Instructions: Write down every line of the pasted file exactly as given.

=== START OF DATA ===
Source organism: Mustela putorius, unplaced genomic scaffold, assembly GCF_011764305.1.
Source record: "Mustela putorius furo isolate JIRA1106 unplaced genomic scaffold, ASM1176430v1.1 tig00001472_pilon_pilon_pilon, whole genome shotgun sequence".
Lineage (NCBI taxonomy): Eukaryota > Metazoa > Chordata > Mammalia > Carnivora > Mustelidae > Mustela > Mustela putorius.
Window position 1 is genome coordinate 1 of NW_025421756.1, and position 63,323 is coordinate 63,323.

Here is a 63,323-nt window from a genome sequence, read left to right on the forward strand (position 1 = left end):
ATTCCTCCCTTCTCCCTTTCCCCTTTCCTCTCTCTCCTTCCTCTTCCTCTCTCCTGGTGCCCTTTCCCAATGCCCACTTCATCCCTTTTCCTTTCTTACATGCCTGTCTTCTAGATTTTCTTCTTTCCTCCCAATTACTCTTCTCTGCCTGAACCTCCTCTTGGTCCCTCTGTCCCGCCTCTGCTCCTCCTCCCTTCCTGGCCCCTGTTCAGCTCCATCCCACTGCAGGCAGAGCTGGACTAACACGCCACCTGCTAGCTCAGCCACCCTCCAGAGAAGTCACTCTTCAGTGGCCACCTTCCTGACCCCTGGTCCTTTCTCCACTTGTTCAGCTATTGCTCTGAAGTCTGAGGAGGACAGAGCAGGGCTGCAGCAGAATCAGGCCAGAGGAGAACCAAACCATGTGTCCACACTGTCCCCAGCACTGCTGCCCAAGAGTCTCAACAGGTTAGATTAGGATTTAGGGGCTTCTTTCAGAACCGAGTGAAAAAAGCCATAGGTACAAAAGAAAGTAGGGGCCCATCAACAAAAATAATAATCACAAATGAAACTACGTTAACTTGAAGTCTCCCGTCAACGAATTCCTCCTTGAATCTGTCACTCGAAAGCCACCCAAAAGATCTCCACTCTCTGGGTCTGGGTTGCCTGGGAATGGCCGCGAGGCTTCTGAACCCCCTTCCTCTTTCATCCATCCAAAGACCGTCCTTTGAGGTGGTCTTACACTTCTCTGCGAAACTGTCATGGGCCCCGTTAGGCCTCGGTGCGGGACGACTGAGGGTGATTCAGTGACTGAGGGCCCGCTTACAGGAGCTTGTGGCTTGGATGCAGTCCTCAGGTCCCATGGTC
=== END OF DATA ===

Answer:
Source organism: Mustela putorius, unplaced genomic scaffold, assembly GCF_011764305.1.
Source record: "Mustela putorius furo isolate JIRA1106 unplaced genomic scaffold, ASM1176430v1.1 tig00001472_pilon_pilon_pilon, whole genome shotgun sequence".
Lineage (NCBI taxonomy): Eukaryota > Metazoa > Chordata > Mammalia > Carnivora > Mustelidae > Mustela > Mustela putorius.
Window position 1 is genome coordinate 1 of NW_025421756.1, and position 63,323 is coordinate 63,323.

Here is a 63,323-nt window from a genome sequence, read left to right on the forward strand (position 1 = left end):
ATTCCTCCCTTCTCCCTTTCCCCTTTCCTCTCTCTCCTTCCTCTTCCTCTCTCCTGGTGCCCTTTCCCAATGCCCACTTCATCCCTTTTCCTTTCTTACATGCCTGTCTTCTAGATTTTCTTCTTTCCTCCCAATTACTCTTCTCTGCCTGAACCTCCTCTTGGTCCCTCTGTCCCGCCTCTGCTCCTCCTCCCTTCCTGGCCCCTGTTCAGCTCCATCCCACTGCAGGCAGAGCTGGACTAACACGCCACCTGCTAGCTCAGCCACCCTCCAGAGAAGTCACTCTTCAGTGGCCACCTTCCTGACCCCTGGTCCTTTCTCCACTTGTTCAGCTATTGCTCTGAAGTCTGAGGAGGACAGAGCAGGGCTGCAGCAGAATCAGGCCAGAGGAGAACCAAACCATGTGTCCACACTGTCCCCAGCACTGCTGCCCAAGAGTCTCAACAGGTTAGATTAGGATTTAGGGGCTTCTTTCAGAACCGAGTGAAAAAAGCCATAGGTACAAAAGAAAGTAGGGGCCCATCAACAAAAATAATAATCACAAATGAAACTACGTTAACTTGAAGTCTCCCGTCAACGAATTCCTCCTTGAATCTGTCACTCGAAAGCCACCCAAAAGATCTCCACTCTCTGGGTCTGGGTTGCCTGGGAATGGCCGCGAGGCTTCTGAACCCCCTTCCTCTTTCATCCATCCAAAGACCGTCCTTTGAGGTGGTCTTACACTTCTCTGCGAAACTGTCATGGGCCCCGTTAGGCCTCGGTGCGGGACGACTGAGGGTGATTCAGTGACTGAGGGCCCGCTTACAGGAGCTTGTGGCTTGGATGCAGTCCTCAGGTCCCATGGTC